June 9, 2022
An Immersive Approach to Cultural Safety Education
Written by Emily Carr
How might we develop an immersive approach to cultural safety education that utilizes Indigenous methodologies to promote dialogue and awareness of injustices and racism towards Indigenous peoples, while creating an environment which is conducive to building community connections?
Through a collaboration with the Aboriginal Gathering Place at Emily Carr University and Aboriginal Programs at the College of New Caledonia, the Health Design Lab is working on a systems-change initiative which aims to develop and pilot an approach to cultural safety education that utilizes sharing circles, Indigenous material practice, and oral knowledge sharing to bring together healthcare students and Indigenous students and community members together in an Indigenous-led space to bring awareness to historical and contemporary injustices and racism towards Indigenous peoples in Canada.
Currently, most cultural safety education programs are developed specifically for healthcare practitioners or students. This workshop model brings together healthcare students and Indigenous people together as co-participants for the purpose of shared learning for mutual benefit. Key to the workshop experience has been the inclusion of local artists, knowledge holders, and cultural advisors from the Lheidli T’enneh territory.
The workshop model is 2.5 days with approximately 20 participants, where the team strives for an equal distribution between Indigenous community members and Health care providers. The workshops follow a loosely structured agenda, that relies heavily on the make-up of who’s in the room to facilitate rich and meaningful dialogue through a shared experience. The workshop is less of a teacher-student model, and more about a community coming together.
The workshops start with a brave space agreement, which is an entry-point into understanding Indigenous led mechanisms. The general rhythm for each of the days is convening (bringing a diverse group of people coming together in a shared space), gathering in a sharing circle (an Indigenous method for oral knowledge sharing which creates a structured space where participants felt safe and welcome to be open and vulnerable) and resting through making (a chance to digest what was shared through an embodied experience of connecting to cultural material practices and reflecting (moments of self-reflecting and continued learning after the workshop).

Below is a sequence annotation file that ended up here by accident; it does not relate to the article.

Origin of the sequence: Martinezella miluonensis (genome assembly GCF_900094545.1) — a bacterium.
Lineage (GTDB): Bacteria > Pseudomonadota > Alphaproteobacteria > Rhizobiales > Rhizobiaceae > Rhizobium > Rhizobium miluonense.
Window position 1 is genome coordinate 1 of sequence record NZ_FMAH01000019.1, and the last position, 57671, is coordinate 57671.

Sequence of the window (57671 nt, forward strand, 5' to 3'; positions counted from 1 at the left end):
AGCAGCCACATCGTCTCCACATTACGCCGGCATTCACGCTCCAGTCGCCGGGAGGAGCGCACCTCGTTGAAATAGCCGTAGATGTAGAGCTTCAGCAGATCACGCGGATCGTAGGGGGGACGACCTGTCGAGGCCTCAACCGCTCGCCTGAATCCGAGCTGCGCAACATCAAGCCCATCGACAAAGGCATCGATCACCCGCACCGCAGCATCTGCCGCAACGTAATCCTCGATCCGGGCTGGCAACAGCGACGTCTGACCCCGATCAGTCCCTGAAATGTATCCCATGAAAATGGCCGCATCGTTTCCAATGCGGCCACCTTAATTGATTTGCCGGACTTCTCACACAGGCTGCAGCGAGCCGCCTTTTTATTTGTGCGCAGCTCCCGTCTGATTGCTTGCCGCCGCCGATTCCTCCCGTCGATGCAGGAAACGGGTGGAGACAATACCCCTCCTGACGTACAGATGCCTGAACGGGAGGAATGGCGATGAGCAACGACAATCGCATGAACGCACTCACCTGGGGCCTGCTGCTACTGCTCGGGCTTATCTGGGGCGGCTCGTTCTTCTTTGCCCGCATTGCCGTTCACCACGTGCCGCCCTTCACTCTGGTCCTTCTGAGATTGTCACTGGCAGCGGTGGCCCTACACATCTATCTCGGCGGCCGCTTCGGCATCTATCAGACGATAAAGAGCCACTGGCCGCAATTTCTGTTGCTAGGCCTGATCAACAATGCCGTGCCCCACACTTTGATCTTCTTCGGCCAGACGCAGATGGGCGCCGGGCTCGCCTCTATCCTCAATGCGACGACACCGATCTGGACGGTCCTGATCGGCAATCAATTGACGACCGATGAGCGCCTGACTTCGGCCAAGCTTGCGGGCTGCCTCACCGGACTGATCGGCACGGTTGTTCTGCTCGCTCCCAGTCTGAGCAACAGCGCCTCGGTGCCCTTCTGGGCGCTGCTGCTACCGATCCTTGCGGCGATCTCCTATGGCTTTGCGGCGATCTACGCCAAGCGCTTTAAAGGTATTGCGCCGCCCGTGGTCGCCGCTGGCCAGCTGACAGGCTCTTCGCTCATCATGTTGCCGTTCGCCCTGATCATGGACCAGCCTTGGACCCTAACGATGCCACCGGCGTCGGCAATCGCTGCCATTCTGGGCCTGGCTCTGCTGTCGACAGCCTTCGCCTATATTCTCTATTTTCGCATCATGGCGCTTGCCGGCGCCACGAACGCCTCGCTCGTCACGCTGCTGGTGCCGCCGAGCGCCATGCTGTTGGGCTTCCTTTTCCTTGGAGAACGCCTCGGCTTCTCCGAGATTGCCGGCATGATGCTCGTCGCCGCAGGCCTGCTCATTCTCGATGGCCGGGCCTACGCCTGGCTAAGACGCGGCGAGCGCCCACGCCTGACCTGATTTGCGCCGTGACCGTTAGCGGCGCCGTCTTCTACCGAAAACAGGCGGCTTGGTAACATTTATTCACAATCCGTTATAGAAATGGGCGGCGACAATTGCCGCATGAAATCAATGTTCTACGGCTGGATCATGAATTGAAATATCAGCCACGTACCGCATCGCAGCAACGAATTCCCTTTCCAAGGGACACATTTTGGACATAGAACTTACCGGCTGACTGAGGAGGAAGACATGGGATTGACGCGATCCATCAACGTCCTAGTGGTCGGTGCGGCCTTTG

Knowledge holders laid a foundation of learning that the group could build off of in the sharing circles and discussions throughout the weekend, by introducing important historic information as well as personal and contemporary stories of how indigenous people and communities are still impacted today. Learning came from hearing each other’s lived experiences and perspectives. These stories showed how the impacts of residential schools are still very much a part of the current lived experience of Indigenous people today. Through sharing personal stories and the shift between talking and making, the workshops create space for reflections on: allyship and advocacy, courage and authenticity, and learning through embodied experiences. This workshop model provides a culturally immersive experience that shifts away from a deficit-based perspective of Indigenous culture. Indigenous participants were not limited to sharing stories of trauma, but able to share a spectrum of themselves and their stories as present, as embedded and engaged members of their nations and communities.
“when I was making; the anxiety from the tough conversations was being let out through the making. Starting the day with serious discussions, and then during making I was thinking about what we were making, what ancestors used these things for, how to connect to the materials and items we made”.
We have piloted this workshop model four times — twice in person and twice online during the Covid-19 pandemic. From August 11 to September 25, 2022, the Two Rivers Gallery in Prince George will be hosting an exhibit about this project titled Lheidli – Where the Two Rivers Meet , to share the immersive experience of the workshop with the local Prince George community. To complement this, the project team is also developing a publication to share with the broader community, as we work towards continuing this cultural safety education initiative in the coming years and disseminate this workshop model.